One day we’ll look back and laugh
You know you’re fully submerged in the Hudson bubble when you realize in your senior year of high school how different your life could have been.
I could have been born in the Medieval times or as an Indian princess. I could have been born a Jew in the Holocaust, a Southern cowgirl, or an impoverished child in the Bronx. Instead, I was fortunate enough to grow up in Hudson, Ohio—a redheaded girl in an incredible environment.
Don’t get me wrong—I was the first one to complain about missing out on the new playground at Evamere and not getting exempt from final exams with OGT scores sophomore year and having a senior year without band director Mark Zartman. And being on “The Explorer” staff for four years definitely made me aware of every issue going on in HHS.
But as I gradually realize what I’m going to be experiencing in August when I go off to Indiana University, I can’t be happier that my high school career was spent in this town.
Living in Hudson has made me both sheltered and given me a lot of perspective. Visiting schools in New York City with New Dimensions, volunteering with my church, and reading “Savage Inequalities”in AP Language and Comp. has made me realize how fortunate we have it.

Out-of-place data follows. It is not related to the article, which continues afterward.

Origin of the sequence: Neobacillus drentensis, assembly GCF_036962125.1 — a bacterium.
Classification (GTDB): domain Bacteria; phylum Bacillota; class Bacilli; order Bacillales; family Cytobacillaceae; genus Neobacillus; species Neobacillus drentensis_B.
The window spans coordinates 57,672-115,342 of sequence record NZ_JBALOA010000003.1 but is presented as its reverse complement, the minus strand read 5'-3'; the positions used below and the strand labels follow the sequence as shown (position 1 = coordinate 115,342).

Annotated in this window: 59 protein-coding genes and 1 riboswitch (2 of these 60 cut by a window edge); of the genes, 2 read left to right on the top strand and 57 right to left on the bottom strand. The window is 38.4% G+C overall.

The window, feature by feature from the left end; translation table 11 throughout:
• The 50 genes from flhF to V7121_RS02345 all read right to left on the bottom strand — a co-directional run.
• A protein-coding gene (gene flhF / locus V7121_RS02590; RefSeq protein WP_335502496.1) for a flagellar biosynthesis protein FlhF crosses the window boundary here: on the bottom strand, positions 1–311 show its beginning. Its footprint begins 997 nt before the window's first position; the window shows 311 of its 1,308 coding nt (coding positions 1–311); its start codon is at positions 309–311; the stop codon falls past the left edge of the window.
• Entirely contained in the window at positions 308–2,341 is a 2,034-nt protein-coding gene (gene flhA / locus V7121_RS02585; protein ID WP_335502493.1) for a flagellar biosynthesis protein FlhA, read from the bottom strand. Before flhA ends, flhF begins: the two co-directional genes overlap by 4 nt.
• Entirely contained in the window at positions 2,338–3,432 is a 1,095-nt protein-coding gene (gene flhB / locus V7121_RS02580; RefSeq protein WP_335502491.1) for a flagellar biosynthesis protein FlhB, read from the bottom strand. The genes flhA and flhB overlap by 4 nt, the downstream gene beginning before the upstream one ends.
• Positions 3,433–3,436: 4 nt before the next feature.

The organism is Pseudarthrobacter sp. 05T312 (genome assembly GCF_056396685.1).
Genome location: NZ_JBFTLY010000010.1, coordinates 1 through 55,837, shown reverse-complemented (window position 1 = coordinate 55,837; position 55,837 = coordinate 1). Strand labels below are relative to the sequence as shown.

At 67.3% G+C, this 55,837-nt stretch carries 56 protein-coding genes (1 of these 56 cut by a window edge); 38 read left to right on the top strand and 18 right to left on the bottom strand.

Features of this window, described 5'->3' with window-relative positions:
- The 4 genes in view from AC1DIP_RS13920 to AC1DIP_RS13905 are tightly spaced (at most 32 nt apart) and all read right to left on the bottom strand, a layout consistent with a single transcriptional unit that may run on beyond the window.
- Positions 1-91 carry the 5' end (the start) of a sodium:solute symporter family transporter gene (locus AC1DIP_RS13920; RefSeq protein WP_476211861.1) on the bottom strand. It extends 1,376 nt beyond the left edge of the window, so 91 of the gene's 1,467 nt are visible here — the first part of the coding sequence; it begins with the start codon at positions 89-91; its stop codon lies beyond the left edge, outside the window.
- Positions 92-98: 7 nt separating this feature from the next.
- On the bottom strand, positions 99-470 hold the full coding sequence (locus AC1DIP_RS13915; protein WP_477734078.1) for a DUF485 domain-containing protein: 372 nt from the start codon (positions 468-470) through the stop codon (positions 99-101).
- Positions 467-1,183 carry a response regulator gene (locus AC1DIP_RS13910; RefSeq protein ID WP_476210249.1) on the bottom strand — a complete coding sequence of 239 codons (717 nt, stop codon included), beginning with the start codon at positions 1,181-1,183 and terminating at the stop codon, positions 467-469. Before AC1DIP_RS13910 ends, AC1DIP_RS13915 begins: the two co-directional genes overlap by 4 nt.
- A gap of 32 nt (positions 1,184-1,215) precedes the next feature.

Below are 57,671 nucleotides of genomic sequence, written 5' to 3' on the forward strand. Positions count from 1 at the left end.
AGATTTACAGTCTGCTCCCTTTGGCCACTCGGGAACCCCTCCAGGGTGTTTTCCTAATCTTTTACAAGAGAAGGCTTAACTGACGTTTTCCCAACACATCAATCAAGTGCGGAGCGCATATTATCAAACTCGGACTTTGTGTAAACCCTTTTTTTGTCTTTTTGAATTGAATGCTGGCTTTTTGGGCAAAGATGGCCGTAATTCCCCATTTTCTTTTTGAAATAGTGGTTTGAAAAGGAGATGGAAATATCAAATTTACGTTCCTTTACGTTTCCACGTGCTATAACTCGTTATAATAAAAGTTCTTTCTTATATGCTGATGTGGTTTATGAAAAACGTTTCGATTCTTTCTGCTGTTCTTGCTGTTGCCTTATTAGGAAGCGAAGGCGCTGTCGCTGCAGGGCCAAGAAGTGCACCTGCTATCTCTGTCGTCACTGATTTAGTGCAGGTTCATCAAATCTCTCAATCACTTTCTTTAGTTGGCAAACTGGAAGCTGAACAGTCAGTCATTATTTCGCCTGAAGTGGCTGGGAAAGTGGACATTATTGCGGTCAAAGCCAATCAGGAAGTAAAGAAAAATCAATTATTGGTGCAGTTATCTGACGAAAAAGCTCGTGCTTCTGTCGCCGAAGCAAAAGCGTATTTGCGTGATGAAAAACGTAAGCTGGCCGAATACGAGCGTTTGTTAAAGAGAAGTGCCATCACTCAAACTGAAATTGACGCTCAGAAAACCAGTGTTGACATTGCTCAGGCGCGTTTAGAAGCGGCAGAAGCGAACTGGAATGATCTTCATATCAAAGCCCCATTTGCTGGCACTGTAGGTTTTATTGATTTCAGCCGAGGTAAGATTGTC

Why should we complain about switching the school cookies when some schools don’t even have a decent lunch program? Why would we whine about where we’re going to have prom when some kids out there can’t afford a dress? Here at HHS, we have a world-class atmosphere that the Class of 2012 is now leaving. Although I don’t feel that prepared to take on the “real world,” I know that all my teachers, classes and the people I’ve met during my time in Hudson have prepared me more than I’ll ever be able to realize.
Just now I am figuring out that the events that made my blood boil the past few years are going to be the funny stories that we reminisce about in 10, 20, even 30 years from now. Someday we’re going to laugh at how fired up we were about grinding and drug dogs.
I know this sounds completely cliché, but my advice to the underclassmen is to not hate this place too much. We have one of the best opportunities of education here and we really shouldn’t take it for granted. Also a quote from Dr. Seuss (because he really gives the best advice, right?):
“You have brains in your head. You have feet in your shoes. You can steer yourself in any direction you choose. You’re on your own. And you know what you know. You are the guy who’ll decide where to go.”
Now, as I go on and start my life at IU (and then to Boston or NYC to live my life like “Friends”with Allie Loughry), I’ll always have incredible memories about my childhood, and all the opportunities I was blessed with that helped me define who I am.
P.S. When I was an underclassman and was thinking about writing my senior editorial, I promised not to make it this cliché but apparently that’s really hard (sorry about that).